Anemia 09/2012; 2012(5):172104. DOI:10.1155/2012/172104
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    • "Articles identified were examined online to assess whether they might be a clinical study of efficacy or harm, and hard copy obtained of any regarded as probably being randomised trials or cohort studies. In addition, references of retrieved articles, CTRs, and review articles [30,35,36] were examined for any otherwise unidentified studies. "
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    ABSTRACT: ABSTRACT: Recommendations given for intravenous iron treatment are typically not supported by a high level of evidence. This meta-analysis addressed this by summarising the available date from clinical trials of ferric carboxymaltose using clinical trial reports and published reports. Clinical trial reports were supplemented by electronic literature searches comparing ferric carboxymaltose with active comparators or placebo. Various outcomes were sought for efficacy (attainment of normal haemoglobin (Hb), increase of Hb by a defined amount, for example), together with measures of harm, including serious adverse events and deaths. Fourteen studies were identified with 2,348 randomised patients exposed to ferric carboxymaltose, 832 to oral iron, 762 to placebo, and 384 to intravenous iron sucrose. Additional data were available from cohort studies. Intravenous ferric carboxymaltose was given up to the calculated iron deficit (up to 1,000 mg in one week) for iron deficiency anaemia secondary to chronic kidney disease, blood loss in obstetric and gynaecological conditions, gastrointestinal disease, and other conditions like heart failure. The most common comparator was oral iron, and trials lasted 1 to 24 weeks. Intravenous ferric carboxymaltose improved mean Hb, serum ferritin, and transferrin saturation levels; the mean end-of-trial increase over oral iron was, for Hb 4.8 (95% confidence interval 3.3 to 6.3) g/L, for ferritin 163 (153 to 173) μg/L, and for transferrin saturation 5.3% (3.7 to 6.8%). Ferric carboxymaltose was significantly better than comparator in achievement of target Hb increase (number needed to treat (NNT) 6.8; 5.3 to 9.7) and target Hb NNT (5.9; 4.7 to 8.1). Serious adverse events and deaths were similar in incidence in ferric carboxymaltose and comparators; rates of constipation, diarrhoea, and nausea or vomiting were lower than with oral iron. This review examined the available trials of intravenous ferric carboxymaltose using details from published papers and unpublished clinical trial reports. It increases the evidence available to support recommendations given for intravenous iron treatment, but there are limited trial data comparing different intravenous iron preparations.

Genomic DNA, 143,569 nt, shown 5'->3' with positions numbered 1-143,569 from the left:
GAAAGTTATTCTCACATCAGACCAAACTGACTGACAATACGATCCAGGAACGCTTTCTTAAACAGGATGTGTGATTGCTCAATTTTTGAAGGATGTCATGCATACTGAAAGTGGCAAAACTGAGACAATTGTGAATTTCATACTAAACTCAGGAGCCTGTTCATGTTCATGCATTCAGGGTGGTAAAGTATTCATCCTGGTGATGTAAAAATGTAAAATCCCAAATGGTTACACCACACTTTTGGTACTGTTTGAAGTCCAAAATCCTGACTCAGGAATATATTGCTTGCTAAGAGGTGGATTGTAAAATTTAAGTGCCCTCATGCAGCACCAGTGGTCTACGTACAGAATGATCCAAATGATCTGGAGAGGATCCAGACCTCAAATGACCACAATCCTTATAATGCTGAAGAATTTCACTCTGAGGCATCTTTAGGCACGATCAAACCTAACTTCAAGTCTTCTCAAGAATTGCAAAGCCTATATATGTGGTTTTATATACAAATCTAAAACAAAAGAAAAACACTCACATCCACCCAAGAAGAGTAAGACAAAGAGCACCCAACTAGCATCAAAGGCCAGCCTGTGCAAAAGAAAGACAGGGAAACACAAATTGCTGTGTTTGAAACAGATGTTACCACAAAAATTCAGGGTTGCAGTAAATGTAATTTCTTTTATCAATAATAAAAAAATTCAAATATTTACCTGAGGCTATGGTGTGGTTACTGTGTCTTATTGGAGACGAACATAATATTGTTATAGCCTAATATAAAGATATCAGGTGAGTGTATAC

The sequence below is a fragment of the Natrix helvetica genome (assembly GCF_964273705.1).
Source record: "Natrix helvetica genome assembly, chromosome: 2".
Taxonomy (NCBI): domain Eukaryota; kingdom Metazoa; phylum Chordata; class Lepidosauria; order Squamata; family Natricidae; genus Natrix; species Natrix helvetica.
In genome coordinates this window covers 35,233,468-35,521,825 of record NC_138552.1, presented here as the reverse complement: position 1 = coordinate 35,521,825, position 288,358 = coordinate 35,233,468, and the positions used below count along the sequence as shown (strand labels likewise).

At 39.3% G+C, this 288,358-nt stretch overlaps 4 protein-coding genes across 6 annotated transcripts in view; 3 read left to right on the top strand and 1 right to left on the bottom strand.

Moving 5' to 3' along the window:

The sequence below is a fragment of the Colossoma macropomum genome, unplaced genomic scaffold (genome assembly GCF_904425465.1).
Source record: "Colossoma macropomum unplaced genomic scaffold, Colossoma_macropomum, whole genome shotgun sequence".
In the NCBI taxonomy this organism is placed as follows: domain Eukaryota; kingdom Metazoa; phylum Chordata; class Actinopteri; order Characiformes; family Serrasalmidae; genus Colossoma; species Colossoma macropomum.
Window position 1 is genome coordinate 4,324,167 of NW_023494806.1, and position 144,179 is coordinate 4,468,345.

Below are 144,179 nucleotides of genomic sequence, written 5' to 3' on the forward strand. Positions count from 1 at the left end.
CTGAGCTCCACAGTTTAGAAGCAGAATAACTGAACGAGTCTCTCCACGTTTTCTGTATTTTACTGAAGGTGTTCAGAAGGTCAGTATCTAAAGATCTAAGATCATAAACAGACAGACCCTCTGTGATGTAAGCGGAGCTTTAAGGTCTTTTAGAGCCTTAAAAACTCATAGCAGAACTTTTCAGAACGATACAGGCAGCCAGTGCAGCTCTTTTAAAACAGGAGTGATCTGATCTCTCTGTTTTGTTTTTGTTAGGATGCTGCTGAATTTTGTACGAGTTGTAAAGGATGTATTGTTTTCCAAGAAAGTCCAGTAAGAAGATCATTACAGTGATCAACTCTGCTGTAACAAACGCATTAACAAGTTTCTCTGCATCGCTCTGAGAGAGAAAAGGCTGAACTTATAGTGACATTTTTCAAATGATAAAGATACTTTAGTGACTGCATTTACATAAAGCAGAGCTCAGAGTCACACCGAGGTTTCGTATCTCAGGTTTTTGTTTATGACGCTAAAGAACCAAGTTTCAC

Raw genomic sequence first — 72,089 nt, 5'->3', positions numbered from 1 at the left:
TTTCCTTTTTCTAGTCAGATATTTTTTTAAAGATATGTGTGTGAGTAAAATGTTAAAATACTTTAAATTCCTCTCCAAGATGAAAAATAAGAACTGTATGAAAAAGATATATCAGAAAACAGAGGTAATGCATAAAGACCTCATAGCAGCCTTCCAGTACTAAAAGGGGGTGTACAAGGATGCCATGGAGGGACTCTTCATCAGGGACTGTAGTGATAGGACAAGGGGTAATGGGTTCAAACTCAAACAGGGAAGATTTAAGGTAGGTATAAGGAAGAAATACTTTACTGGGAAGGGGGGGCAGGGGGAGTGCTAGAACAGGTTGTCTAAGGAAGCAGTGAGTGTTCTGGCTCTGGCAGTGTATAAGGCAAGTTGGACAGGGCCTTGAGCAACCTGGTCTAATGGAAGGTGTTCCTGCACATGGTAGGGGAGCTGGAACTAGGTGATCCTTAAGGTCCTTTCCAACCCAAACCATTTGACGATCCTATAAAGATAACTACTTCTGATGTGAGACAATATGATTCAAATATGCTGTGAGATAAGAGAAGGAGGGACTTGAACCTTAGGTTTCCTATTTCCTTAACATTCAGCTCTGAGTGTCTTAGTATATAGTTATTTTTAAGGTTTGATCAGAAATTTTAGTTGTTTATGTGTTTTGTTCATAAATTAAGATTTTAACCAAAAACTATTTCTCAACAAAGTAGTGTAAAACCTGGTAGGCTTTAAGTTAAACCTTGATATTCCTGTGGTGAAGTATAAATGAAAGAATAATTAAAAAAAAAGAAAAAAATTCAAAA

BMC Blood Disorders 09/2011; 11(1, article 4):4. DOI:10.1186/1471-2326-11-4
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    ABSTRACT: Ferric carboxymaltose (Ferinject®, Injectafer®) is an intravenous iron preparation approved in numerous countries for the treatment of iron deficiency. A single high dose of ferric carboxymaltose (up to 750 mg of iron in the US and 1,000 mg of iron in the EU) can be infused in a short time frame (15 min). Consequently, fewer doses of ferric carboxymaltose may be needed to replenish iron stores compared with some other intravenous iron preparations (e.g. iron sucrose). Ferric carboxymaltose improved self-reported patient global assessment, New York Heart Association functional class and exercise capacity in patients with chronic heart failure and iron deficiency in two randomized, placebo-controlled trials (FAIR-HF and CONFIRM-HF). In other randomized controlled trials, ferric carboxymaltose replenished iron stores and corrected anaemia in various populations with iron-deficiency anaemia, including patients with chronic kidney disease, inflammatory bowel disease or heavy uterine bleeding, postpartum iron-deficiency anaemia and perioperative anaemia. Intravenous ferric carboxymaltose was generally well tolerated, with a low risk of hypersensitivity reactions. It was generally better tolerated than oral ferrous sulfate, mainly reflecting a lower incidence of gastrointestinal adverse effects. The most common laboratory abnormality seen in ferric carboxymaltose recipients was transient, asymptomatic hypophosphataemia. The higher acquisition cost of ferric carboxymaltose appeared to be offset by lower costs for other items, with the potential for cost savings. In conclusion, ferric carboxymaltose is an important option for the treatment of iron deficiency.
    Drugs 01/2009; 69(6):739-56. DOI:10.1007/s40265-014-0332-3 · 4.34 Impact Factor